WARN­ING SHOT AT TI­TLE RI­VALS

Davies fum­ing as For­est crum­ble

The Football League Paper - - CHAMPIONSHIP - To com­ment on this match go to http://boards.footy­mad.net/ By Chris Dunlavy

BRIL­LIANT Burn­ley blew pro­mo­tion ri­vals Not­ting­ham For­est away with a stun­ning first-half blitz at Turf Moor.

The Reds ar­rived at Turf Moor un­beaten in 14 league games, a run stretch­ing all the way back to Novem­ber 29.

But Billy Davies’ in­jury hit side – up­set 3-1 by Sh­effield United in the FA Cup in mid­week and miss­ing in­flu­en­tial play­maker Andy Reid – proved no match for a Burn­ley out­fit pro­tect­ing their own proud run.

Goals from Scott Ar­field and Sam Vokes – whose brace brought up 16 for the sea­son – made it 20 home games un­beaten for the Clarets and left Davies fum­ing at his play­ers.

“When you come to Burn­ley, you have to play a cer­tain way,” he said. “You have to pre­pare for a cer­tain type of game. And un­for­tu­nately, in the first 45 min­utes, my play­ers didn’t lis­ten to in­struc­tions.

“We weren’t ag­gres­sive enough, we didn’t put the ball in be­hind enough.We didn’t han­dle the head­ers, the sec­ond balls. We didn’t do what’s nec­es­sary when you play a good team away from home.

“Burn­ley are very phys­i­cal, very ag­gres­sive. They put you un­der pres­sure. And quite sim­ply, we never han­dled it.

“But they got us at the best time pos­si­ble. We’re miss­ing so many play­ers. We lost Andy Reid to a calf prob­lem on Fri­day. We lost Raddy Ma­jew­ski to a fam­ily is­sue.”

A hall­mark of Davies’ sides is their rip-roar­ing starts, but the ta­bles were turned in spec­tac­u­lar fash­ion at Turf Moor.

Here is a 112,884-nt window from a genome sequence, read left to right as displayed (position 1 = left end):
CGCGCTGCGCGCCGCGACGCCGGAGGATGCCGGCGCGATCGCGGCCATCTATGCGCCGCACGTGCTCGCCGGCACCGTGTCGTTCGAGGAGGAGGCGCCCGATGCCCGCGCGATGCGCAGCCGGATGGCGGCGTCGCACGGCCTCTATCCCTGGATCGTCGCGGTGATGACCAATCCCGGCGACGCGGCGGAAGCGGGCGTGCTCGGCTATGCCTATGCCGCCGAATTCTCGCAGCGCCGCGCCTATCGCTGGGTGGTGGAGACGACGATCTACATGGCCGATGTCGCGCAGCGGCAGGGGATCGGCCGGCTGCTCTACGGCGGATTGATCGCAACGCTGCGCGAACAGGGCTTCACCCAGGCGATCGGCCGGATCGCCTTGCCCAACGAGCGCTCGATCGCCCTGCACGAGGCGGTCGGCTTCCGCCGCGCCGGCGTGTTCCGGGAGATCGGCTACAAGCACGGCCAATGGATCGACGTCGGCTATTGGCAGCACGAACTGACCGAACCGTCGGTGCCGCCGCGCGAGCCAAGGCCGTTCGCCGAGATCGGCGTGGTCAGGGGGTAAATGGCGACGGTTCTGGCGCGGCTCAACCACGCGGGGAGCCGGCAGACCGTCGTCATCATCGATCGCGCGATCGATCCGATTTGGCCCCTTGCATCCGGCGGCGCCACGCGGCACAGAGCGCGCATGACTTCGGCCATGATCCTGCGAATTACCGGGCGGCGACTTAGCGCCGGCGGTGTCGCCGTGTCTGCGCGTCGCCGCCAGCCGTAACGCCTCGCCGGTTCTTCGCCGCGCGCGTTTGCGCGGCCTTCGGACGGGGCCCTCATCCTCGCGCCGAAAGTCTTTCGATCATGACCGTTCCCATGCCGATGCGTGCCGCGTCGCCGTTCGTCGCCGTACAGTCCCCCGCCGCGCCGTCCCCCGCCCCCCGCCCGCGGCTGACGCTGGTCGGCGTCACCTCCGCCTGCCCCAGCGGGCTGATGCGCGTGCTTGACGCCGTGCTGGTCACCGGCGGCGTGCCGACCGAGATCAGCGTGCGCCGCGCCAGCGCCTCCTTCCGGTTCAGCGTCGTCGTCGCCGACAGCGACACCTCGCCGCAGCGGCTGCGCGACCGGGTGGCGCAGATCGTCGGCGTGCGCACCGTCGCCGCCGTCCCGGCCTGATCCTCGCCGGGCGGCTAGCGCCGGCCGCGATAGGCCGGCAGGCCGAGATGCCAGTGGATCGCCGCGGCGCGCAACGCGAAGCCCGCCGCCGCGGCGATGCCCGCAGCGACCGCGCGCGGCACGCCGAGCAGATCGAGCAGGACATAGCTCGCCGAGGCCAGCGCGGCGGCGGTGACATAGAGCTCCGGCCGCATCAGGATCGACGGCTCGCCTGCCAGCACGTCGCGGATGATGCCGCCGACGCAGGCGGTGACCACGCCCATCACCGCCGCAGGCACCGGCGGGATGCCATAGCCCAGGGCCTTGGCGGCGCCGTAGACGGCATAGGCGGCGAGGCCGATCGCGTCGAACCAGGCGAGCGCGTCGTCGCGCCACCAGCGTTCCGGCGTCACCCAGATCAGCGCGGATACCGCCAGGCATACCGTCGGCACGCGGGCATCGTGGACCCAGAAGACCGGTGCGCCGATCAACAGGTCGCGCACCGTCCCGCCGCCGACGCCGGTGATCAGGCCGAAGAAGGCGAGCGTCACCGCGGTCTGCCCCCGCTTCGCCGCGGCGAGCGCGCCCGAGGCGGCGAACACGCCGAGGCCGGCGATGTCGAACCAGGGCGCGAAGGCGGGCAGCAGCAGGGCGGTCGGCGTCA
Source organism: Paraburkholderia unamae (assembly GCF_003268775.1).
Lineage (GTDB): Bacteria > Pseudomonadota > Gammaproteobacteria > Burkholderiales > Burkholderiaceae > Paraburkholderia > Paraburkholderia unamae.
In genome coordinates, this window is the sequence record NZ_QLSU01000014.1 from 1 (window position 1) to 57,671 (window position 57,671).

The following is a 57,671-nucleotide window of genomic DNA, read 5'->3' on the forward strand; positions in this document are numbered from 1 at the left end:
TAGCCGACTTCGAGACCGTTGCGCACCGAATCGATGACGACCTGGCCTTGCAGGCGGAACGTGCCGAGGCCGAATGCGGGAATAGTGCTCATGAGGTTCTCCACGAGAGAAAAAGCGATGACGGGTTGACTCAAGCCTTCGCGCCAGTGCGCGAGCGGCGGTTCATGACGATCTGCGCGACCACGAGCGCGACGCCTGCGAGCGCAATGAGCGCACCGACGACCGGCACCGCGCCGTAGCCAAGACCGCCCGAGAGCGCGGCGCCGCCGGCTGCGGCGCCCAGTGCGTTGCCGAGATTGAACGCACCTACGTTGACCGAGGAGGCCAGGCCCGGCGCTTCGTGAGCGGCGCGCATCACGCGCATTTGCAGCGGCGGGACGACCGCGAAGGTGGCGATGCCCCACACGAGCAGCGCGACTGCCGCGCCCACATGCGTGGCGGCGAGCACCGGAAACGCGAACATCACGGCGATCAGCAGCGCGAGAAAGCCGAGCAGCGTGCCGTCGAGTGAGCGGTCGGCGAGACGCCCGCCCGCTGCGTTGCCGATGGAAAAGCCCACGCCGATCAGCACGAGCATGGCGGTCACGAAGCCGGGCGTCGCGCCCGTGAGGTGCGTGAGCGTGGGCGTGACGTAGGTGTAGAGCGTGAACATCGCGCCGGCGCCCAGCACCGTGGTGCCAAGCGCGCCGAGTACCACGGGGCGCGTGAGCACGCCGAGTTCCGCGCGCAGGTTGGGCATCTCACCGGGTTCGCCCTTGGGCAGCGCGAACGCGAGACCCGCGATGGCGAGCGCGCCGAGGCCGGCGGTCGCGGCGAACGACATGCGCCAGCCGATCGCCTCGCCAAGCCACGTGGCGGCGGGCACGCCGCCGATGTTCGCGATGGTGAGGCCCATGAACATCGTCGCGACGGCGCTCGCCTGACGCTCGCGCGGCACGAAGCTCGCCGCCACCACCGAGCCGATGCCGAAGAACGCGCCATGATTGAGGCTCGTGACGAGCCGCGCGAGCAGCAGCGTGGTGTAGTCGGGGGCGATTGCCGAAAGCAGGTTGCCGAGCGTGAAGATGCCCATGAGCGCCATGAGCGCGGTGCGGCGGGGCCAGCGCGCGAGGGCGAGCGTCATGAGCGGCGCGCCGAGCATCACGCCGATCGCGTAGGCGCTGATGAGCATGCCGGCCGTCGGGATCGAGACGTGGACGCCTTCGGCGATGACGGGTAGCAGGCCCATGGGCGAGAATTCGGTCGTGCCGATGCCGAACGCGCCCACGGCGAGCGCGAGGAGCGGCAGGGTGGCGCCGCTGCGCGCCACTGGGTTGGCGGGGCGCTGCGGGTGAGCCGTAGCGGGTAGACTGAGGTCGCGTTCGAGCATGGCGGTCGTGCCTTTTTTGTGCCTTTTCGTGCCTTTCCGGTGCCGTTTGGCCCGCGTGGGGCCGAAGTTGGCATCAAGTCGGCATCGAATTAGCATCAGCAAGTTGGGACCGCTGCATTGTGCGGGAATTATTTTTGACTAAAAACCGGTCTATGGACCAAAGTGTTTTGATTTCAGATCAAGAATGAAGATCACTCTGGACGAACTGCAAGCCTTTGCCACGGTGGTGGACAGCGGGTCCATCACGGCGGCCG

For­est were lit­tle more than a rab­ble for the first 40 min­utes, the or­gan­i­sa­tion and work ethic on which Davies prides him­self ut­terly ab­sent.

Shape­less and waste­ful, the Reds – ad­mit­tedly shorn of eight play­ers – were sec­ond to ev­ery loose ball and looked pow­er­less to pre­vent the waves of Burn­ley at­tacks that poured their way.

For­est’s left side – manned by loa­nee Danny Fox and the de­fen­sively woe­ful Djamel Ab­doun – was par­tic­u­larly weak and Ar­field had al­ready made sev­eral in­roads be­fore meg­ging Fox and shoot­ing un­der Karl Dar­low to give Burn­ley the lead.

Next it was Trip­pier’s turn to sear up the right, the full-back be­witch­ing Jamie Pater­son with a lovely sleight of foot be­fore un­leash­ing a cross that Vokes could not fail to con­vert.

It was Trip­pier’s 13th as­sist of a sen­sa­tional sea­son that will surely end – one way or the other – with a move to the Pre­mier League.

Un­sated, Burn­ley smelled blood and, af­ter Michael Duff saw a header ruled out for off­side, Vokes bagged his sec­ond, his low shot hit­ting Danny Collins and loop­ing crazily into the far cor­ner.

For­est’s sec­ond-half re­sponse was spir­ited, with Ja­maal Las­celles hit­ting the cross­bar and Rafik Djeb­bour see­ing his goal-bound header cleared off the line by the out­stand­ing Trip­pier.

Ab­doun, too, ap­peared at pains to atone for his wretched first half, drift­ing dan­ger­ously and caus­ing prob­lems for Bur­ney’s back four.

But it was to prove a brief respite be­fore nor­mal ser­vice re­sumed with Ings (twice) and cen­tre-back Ja­son Shack­ell both miss­ing de­cent chances to heap em­bar­rass­ment upon mis­ery. Ab­doun did even­tu­ally net a con­so­la­tion, nod­ding home af­ter see­ing his penalty well saved by Tom Heaton. And had Jamie Pater­son’s drive been a few inches to the right, an un­likely grand­stand fin­ish would have en­sued. Any­thing but vic­tory, though, would have been hugely un­just on Burn­ley.

“A game is never over at half­time, but I think it de­served to be based on the per­for­mance,” said Dy­che. “We played free-flow­ing foot­ball, we looked like we could score at will against a side un­beaten in 14 games.

“I thought we were out­stand­ing, first class. I just spoke to a cou­ple of people af­ter the game and they said it’s the best foot­ball they’ve seen at Turf Moor for a long, long time.

“I promised we’d play at­tack­ing foot­ball and that we’d give ev­ery­thing to win games. That first half was as good as it’s been.”

FAST START: Burn­ley’s Scott Ar­field scores their first goal

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